Academics (and journalists) have been accused in the aftermath of the presidential election of being “out of touch” with the American electorate. At the same time, academics have played important leadership roles in eras and places in which free expression has come under threat — as some believe it is now in the U.S.

What is the role of the academic in such an era, or, at the very least, what are the academic’s obligations to his or her profession, campus and government? Rachel Barney, a professor of classics and philosophy at the University of Toronto (and a dual U.S.-Canadian citizen), this week proposed what she’s calling the Anti-Authoritarian Academic Code of Conduct.

Here’s the 10-point code in full:

  • I will not aid in the registering, rounding up or internment of students and colleagues on the basis of their religious beliefs.
  • I will not aid in the marginalization, exclusion or deportation of my undocumented students and colleagues.
  • I will, as my capacities allow, discourage and defend against the bullying and harassment of vulnerable students and colleagues targeted for important aspects of their identity (such as race, gender, religious beliefs, sexual orientation, etc.).
  • I will not aid government or law enforcement in activities which violate the U.S. Constitution or other U.S. law.
  • I will not aid in government surveillance. I will not inform.
  • As a teacher and researcher, I will not be bought or intimidated. I will present the state of research in my field accurately, whether or not it is what the government wants to hear. I will challenge others when they lie. Read more…

Preserving Our Values Libraries as social change agents

May 31, 2016

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In 1999, the American Library Association (ALA) Council adopted the statement “Libraries: An American Value.” The principles in that document, in the Library Bill of Rights, and in our mission all speak to the importance of libraries as agents of change and protectors of our heritage. These books speak to those principles.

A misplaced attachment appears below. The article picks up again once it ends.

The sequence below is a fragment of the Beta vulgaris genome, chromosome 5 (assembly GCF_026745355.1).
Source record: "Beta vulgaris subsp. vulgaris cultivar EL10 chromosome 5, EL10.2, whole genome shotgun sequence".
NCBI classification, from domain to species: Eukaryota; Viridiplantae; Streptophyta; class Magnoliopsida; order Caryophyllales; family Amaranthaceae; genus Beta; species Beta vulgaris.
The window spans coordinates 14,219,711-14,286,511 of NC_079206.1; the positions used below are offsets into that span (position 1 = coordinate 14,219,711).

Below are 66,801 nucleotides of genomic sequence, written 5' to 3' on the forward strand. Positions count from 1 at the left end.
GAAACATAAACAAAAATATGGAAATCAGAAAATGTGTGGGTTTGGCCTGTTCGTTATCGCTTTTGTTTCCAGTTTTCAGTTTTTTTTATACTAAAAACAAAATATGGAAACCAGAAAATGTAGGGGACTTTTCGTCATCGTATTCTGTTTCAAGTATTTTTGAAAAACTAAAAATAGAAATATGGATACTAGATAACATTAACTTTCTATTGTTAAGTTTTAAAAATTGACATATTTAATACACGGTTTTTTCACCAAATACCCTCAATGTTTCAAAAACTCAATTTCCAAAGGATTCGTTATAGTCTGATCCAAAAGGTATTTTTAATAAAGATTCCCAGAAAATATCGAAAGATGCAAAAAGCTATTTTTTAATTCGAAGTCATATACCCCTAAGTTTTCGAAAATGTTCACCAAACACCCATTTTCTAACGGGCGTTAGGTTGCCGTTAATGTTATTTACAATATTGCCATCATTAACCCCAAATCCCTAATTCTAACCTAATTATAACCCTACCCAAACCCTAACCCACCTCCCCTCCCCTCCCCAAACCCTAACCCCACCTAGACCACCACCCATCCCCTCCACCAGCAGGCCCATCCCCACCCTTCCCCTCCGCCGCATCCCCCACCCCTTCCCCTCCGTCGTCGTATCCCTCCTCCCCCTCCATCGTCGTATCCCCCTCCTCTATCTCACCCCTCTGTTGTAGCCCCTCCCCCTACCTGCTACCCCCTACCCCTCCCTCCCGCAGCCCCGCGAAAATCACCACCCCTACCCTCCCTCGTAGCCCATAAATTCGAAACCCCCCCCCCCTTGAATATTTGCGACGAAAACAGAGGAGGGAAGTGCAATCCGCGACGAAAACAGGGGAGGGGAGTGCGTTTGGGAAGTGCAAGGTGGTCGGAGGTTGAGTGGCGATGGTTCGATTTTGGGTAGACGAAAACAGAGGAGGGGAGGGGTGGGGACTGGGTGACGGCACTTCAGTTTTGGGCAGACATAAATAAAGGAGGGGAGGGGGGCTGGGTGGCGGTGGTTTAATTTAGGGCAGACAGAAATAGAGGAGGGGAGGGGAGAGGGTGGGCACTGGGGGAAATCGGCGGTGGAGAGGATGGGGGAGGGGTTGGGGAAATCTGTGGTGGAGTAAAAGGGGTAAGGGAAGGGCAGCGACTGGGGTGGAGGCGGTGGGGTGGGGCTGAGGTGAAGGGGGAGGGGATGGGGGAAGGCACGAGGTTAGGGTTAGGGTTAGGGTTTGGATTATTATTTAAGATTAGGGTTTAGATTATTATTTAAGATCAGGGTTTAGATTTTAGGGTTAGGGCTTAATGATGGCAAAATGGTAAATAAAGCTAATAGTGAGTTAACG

The Intellectual Freedom Manual is a guide to providing library service in support of First Amendment rights. For the manual’s 9th edition, the background information on its policies has been pulled into a separate volume, A History of ALA Policy on Intellectual Freedom: A Supplement to the Intellectual Freedom Manual, compiled by editor Trina Magi and assistant editor Martin Garnar for ALA’s Office for Intellectual Freedom. The essays on these core intellectual freedom documents and their interpretations provide insights on why they were developed, as well as narratives on events that precipitated discussions that led to agreed-upon practices for dealing with issues. Two of the three core documents, the Library Bill of Rights and the Code of Ethics, both adopted by ALA Council in 1939, informed the third, the Freedom to Read Statement, which was adopted in 1953. These were documents of their time, and the histories of their evolution are important reading. ALA Editions, 2015. 172 P. $85. PBK. 978-0-8389-1325-3. (Also available as an ebook.)

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Powerful Psychological Forces That Make Good People Do Bad Things by Travis Bradberry

aaeaaqaaaaaaaaujaaaajgnmmjc0mtczlwm4odqtndg2mi1imdzlltq4otu2mzgwmmjjnwGiven the right circumstances, good people can get caught up in some very bad things. More often than not, psychology is to blame.

When it comes to unethical behavior, good people don’t tend to go right off the deep end like Bernie Madoff or Kenneth Lay. Rather, the mind plays tricks on them, pushing them down the slippery slope of questionable behavior.

“Integrity is doing the right thing, even when no one is watching.” -C. S. Lewis

Dr. Muel Kaptein, Professor of Business Ethics and Integrity Management at the Rotterdam School of Management, has studied bad behavior for decades. A study he recently published sheds considerable light on what motivates good people to do bad things.

What follows are 14 of Dr. Kaptein’s most compelling findings into how the mind tricks good people into losing their moral compass and going astray.

The compensation effect. The compensation effect refers to the tendency for people to assume they accumulate moral capital. We use good deeds to balance out bad deeds, or alternately, we give ourselves breaks from goodness, like a piece of chocolate after a week of salads. This makes people more inclined to do bad things under the guise of “I’m a good person” or “It’s just this one thing.” A great example of this is a study in which people were observed lying and cheating more after they made the decision to purchase products that were good for the environment. Read more…